Harold Egan’s “The Richness of the Soil” was completed in 1939 for the Okolona, Mississippi post office. It was ordered painted over by the postmaster within days of its installation, for reasons that are not entirely clear, but most likely, related to the elements of modernism in the mural. Egan’s work was not the typical realism or regionalism favored by the South in post office murals.
Undocumented, but commonly accepted, reasons also include that the “female figure was too risqué for the 1930s” and that the “scantily clad woman was not well received.” However, Mark Clinton Davis of the Pearl River County Historical Society stated it was far more likely that the objection was due to the mural’s modernism. (Davis, Picayune’s Disappeared Mural).
The black and white photograph of the mural on Temple University’s Endangered Murals Registry depicts a woman who is fully clad from neck to ankle, with no body parts revealed other than lower arms and feet, providing support for Davis’ assessment that it was the style that was offensive rather than the content.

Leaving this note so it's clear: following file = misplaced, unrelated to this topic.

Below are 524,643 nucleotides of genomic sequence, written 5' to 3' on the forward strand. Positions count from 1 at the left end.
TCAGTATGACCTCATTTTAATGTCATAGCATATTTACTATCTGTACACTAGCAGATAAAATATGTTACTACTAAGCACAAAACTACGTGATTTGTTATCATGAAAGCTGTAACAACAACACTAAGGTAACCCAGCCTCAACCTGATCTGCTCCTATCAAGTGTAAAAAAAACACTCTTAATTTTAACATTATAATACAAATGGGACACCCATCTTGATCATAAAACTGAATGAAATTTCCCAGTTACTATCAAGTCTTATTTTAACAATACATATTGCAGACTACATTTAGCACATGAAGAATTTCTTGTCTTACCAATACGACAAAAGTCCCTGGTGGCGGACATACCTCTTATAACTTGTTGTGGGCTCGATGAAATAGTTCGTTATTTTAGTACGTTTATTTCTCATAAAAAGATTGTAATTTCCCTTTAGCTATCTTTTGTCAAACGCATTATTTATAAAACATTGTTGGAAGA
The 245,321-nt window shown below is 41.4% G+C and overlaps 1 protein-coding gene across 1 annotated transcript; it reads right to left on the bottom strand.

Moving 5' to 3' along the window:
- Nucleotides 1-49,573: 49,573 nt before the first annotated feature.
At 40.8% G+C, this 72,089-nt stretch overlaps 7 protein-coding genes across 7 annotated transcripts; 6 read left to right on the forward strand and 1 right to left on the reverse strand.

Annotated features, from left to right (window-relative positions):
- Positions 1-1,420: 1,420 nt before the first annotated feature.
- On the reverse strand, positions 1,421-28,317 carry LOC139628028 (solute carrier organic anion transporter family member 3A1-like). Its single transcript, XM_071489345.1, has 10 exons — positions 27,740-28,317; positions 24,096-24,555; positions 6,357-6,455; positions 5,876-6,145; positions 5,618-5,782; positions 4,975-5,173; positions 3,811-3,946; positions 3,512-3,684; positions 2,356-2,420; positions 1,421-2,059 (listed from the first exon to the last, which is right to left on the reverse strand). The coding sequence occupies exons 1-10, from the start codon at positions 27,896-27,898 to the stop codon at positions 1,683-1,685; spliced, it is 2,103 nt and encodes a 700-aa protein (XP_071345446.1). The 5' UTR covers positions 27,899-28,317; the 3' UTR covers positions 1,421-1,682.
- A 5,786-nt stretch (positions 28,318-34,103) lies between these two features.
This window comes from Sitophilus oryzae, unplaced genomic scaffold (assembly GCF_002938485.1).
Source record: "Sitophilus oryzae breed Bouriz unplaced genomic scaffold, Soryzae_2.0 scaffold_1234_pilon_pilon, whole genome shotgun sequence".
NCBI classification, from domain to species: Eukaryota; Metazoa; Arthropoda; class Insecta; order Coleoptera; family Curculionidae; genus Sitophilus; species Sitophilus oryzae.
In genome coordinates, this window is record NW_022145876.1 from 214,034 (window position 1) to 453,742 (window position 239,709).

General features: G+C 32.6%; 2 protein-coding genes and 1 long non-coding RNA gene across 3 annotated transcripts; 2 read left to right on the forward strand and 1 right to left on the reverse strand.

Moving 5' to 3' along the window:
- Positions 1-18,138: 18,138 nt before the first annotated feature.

It is unknown if the mural still exists under the white paint, and there is interest in attempting to restore the painting if it remains.
Davis, M. C. (2012). Comments on Restoring Picayune's Disappeared WPA Mural. Reprinted with permission from the Pearl River County Historical Society. Preservation in Mississippi. Retrieved fromhttp://misspreservation.com/2012/10/11/18674/ The Richness of the Soil. Okolona, MS. Endangered Murals Registry. Temple University. Retrieved fromhttp://sites.temple.edu/endangeredmurals/murals/mississippi/
Project originally submitted by Susan Allen on March 9, 2014.
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